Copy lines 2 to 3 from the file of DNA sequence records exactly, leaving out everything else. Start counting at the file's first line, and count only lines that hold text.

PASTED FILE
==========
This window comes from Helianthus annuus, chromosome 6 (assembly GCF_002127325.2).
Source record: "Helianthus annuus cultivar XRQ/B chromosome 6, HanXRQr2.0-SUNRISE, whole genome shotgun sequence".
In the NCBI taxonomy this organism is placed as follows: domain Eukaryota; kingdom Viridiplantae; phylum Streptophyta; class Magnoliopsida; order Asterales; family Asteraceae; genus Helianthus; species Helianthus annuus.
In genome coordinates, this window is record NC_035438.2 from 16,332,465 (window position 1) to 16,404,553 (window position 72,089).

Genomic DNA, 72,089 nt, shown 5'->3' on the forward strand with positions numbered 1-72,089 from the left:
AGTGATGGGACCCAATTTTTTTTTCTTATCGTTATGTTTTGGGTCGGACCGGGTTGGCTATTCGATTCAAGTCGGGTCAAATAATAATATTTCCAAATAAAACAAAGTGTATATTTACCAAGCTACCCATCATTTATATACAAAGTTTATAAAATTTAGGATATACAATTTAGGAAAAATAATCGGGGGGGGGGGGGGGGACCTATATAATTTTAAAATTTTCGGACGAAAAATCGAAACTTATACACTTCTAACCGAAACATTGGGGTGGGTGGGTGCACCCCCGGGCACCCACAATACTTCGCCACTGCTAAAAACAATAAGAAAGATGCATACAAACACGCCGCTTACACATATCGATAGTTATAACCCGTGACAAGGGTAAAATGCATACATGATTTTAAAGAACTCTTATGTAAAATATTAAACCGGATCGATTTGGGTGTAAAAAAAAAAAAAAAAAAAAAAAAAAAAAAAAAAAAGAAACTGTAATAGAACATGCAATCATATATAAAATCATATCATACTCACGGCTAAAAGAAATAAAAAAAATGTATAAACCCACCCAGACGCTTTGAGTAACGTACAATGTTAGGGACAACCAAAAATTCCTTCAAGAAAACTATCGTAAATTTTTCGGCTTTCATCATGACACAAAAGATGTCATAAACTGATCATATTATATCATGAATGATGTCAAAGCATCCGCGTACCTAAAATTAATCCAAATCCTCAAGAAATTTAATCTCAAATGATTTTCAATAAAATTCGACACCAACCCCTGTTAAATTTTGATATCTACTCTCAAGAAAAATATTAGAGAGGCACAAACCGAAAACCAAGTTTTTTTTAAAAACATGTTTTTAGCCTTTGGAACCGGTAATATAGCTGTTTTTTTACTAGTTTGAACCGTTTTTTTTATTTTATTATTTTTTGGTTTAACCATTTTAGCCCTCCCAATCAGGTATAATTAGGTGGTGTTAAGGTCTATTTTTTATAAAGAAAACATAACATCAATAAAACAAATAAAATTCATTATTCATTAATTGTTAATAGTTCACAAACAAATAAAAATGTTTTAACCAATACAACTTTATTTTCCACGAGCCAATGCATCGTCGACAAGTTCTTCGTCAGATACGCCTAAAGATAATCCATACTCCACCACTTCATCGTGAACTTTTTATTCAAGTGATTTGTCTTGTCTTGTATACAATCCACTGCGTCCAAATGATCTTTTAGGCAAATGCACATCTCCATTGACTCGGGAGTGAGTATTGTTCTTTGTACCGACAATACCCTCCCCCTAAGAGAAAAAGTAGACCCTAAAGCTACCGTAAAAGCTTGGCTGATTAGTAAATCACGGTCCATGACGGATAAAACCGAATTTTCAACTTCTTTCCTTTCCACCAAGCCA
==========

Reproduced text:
Source record: "Helianthus annuus cultivar XRQ/B chromosome 6, HanXRQr2.0-SUNRISE, whole genome shotgun sequence".
In the NCBI taxonomy this organism is placed as follows: domain Eukaryota; kingdom Viridiplantae; phylum Streptophyta; class Magnoliopsida; order Asterales; family Asteraceae; genus Helianthus; species Helianthus annuus.